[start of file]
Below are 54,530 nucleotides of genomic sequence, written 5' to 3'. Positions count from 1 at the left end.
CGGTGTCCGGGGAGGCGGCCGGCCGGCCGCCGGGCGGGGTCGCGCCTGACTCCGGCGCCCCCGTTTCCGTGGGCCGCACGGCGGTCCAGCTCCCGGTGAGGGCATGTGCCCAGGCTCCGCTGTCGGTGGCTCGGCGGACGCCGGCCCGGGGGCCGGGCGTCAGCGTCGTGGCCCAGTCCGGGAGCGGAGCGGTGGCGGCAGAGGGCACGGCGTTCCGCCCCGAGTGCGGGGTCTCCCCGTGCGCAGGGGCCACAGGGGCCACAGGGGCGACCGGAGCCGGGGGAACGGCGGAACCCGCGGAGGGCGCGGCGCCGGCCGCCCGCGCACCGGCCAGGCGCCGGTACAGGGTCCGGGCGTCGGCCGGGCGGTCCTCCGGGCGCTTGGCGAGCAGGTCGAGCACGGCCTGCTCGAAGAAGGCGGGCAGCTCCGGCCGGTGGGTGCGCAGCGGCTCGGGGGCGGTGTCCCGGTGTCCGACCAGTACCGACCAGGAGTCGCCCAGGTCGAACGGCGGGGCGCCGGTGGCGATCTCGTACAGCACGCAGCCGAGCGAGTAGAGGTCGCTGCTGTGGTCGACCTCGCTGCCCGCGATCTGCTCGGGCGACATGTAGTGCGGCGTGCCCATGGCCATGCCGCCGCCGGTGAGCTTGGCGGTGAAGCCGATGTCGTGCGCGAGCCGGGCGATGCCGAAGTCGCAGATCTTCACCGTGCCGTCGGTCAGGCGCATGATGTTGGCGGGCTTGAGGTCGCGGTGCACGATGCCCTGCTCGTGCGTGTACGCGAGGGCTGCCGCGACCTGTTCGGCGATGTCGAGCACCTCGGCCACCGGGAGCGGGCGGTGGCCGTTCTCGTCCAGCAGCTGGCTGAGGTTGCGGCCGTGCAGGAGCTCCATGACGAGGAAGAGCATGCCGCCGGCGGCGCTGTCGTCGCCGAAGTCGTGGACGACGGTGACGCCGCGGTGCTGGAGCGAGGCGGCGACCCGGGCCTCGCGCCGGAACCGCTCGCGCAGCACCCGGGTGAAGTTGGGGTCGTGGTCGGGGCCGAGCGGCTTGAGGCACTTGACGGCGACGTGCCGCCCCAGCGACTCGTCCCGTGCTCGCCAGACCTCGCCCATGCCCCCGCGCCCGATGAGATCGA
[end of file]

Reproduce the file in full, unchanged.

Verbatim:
Below are 54,530 nucleotides of genomic sequence, written 5' to 3'. Positions count from 1 at the left end.
CGGTGTCCGGGGAGGCGGCCGGCCGGCCGCCGGGCGGGGTCGCGCCTGACTCCGGCGCCCCCGTTTCCGTGGGCCGCACGGCGGTCCAGCTCCCGGTGAGGGCATGTGCCCAGGCTCCGCTGTCGGTGGCTCGGCGGACGCCGGCCCGGGGGCCGGGCGTCAGCGTCGTGGCCCAGTCCGGGAGCGGAGCGGTGGCGGCAGAGGGCACGGCGTTCCGCCCCGAGTGCGGGGTCTCCCCGTGCGCAGGGGCCACAGGGGCCACAGGGGCGACCGGAGCCGGGGGAACGGCGGAACCCGCGGAGGGCGCGGCGCCGGCCGCCCGCGCACCGGCCAGGCGCCGGTACAGGGTCCGGGCGTCGGCCGGGCGGTCCTCCGGGCGCTTGGCGAGCAGGTCGAGCACGGCCTGCTCGAAGAAGGCGGGCAGCTCCGGCCGGTGGGTGCGCAGCGGCTCGGGGGCGGTGTCCCGGTGTCCGACCAGTACCGACCAGGAGTCGCCCAGGTCGAACGGCGGGGCGCCGGTGGCGATCTCGTACAGCACGCAGCCGAGCGAGTAGAGGTCGCTGCTGTGGTCGACCTCGCTGCCCGCGATCTGCTCGGGCGACATGTAGTGCGGCGTGCCCATGGCCATGCCGCCGCCGGTGAGCTTGGCGGTGAAGCCGATGTCGTGCGCGAGCCGGGCGATGCCGAAGTCGCAGATCTTCACCGTGCCGTCGGTCAGGCGCATGATGTTGGCGGGCTTGAGGTCGCGGTGCACGATGCCCTGCTCGTGCGTGTACGCGAGGGCTGCCGCGACCTGTTCGGCGATGTCGAGCACCTCGGCCACCGGGAGCGGGCGGTGGCCGTTCTCGTCCAGCAGCTGGCTGAGGTTGCGGCCGTGCAGGAGCTCCATGACGAGGAAGAGCATGCCGCCGGCGGCGCTGTCGTCGCCGAAGTCGTGGACGACGGTGACGCCGCGGTGCTGGAGCGAGGCGGCGACCCGGGCCTCGCGCCGGAACCGCTCGCGCAGCACCCGGGTGAAGTTGGGGTCGTGGTCGGGGCCGAGCGGCTTGAGGCACTTGACGGCGACGTGCCGCCCCAGCGACTCGTCCCGTGCTCGCCAGACCTCGCCCATGCCCCCGCGCCCGATGAGATCGA